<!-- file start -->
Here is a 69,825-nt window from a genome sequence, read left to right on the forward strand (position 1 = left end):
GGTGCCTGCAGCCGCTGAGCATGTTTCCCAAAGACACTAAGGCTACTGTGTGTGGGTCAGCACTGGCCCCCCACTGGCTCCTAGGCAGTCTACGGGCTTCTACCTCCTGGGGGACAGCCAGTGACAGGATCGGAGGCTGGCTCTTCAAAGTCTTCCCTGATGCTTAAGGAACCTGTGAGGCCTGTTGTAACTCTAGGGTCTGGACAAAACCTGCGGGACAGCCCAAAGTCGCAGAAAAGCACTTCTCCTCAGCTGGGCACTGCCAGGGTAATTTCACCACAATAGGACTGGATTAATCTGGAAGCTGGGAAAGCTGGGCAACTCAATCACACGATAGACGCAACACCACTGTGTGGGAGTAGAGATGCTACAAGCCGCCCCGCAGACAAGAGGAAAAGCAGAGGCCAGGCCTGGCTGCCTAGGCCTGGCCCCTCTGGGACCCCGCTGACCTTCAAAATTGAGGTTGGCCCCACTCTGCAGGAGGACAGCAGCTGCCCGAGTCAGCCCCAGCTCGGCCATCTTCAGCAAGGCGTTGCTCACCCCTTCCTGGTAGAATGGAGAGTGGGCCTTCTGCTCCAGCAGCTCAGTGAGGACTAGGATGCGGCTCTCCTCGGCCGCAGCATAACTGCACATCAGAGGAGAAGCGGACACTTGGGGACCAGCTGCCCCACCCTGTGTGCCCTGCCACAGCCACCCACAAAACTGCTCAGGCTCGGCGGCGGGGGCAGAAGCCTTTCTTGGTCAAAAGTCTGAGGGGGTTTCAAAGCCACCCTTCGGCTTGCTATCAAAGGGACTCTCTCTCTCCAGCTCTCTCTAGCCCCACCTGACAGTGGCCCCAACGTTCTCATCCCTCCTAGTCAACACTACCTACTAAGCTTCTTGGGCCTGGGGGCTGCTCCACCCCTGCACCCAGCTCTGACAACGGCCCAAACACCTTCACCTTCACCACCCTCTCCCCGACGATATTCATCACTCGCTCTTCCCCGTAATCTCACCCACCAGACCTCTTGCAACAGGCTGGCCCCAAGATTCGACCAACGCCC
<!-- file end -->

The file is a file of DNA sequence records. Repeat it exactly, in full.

Here is a 69,825-nt window from a genome sequence, read left to right on the forward strand (position 1 = left end):
GGTGCCTGCAGCCGCTGAGCATGTTTCCCAAAGACACTAAGGCTACTGTGTGTGGGTCAGCACTGGCCCCCCACTGGCTCCTAGGCAGTCTACGGGCTTCTACCTCCTGGGGGACAGCCAGTGACAGGATCGGAGGCTGGCTCTTCAAAGTCTTCCCTGATGCTTAAGGAACCTGTGAGGCCTGTTGTAACTCTAGGGTCTGGACAAAACCTGCGGGACAGCCCAAAGTCGCAGAAAAGCACTTCTCCTCAGCTGGGCACTGCCAGGGTAATTTCACCACAATAGGACTGGATTAATCTGGAAGCTGGGAAAGCTGGGCAACTCAATCACACGATAGACGCAACACCACTGTGTGGGAGTAGAGATGCTACAAGCCGCCCCGCAGACAAGAGGAAAAGCAGAGGCCAGGCCTGGCTGCCTAGGCCTGGCCCCTCTGGGACCCCGCTGACCTTCAAAATTGAGGTTGGCCCCACTCTGCAGGAGGACAGCAGCTGCCCGAGTCAGCCCCAGCTCGGCCATCTTCAGCAAGGCGTTGCTCACCCCTTCCTGGTAGAATGGAGAGTGGGCCTTCTGCTCCAGCAGCTCAGTGAGGACTAGGATGCGGCTCTCCTCGGCCGCAGCATAACTGCACATCAGAGGAGAAGCGGACACTTGGGGACCAGCTGCCCCACCCTGTGTGCCCTGCCACAGCCACCCACAAAACTGCTCAGGCTCGGCGGCGGGGGCAGAAGCCTTTCTTGGTCAAAAGTCTGAGGGGGTTTCAAAGCCACCCTTCGGCTTGCTATCAAAGGGACTCTCTCTCTCCAGCTCTCTCTAGCCCCACCTGACAGTGGCCCCAACGTTCTCATCCCTCCTAGTCAACACTACCTACTAAGCTTCTTGGGCCTGGGGGCTGCTCCACCCCTGCACCCAGCTCTGACAACGGCCCAAACACCTTCACCTTCACCACCCTCTCCCCGACGATATTCATCACTCGCTCTTCCCCGTAATCTCACCCACCAGACCTCTTGCAACAGGCTGGCCCCAAGATTCGACCAACGCCC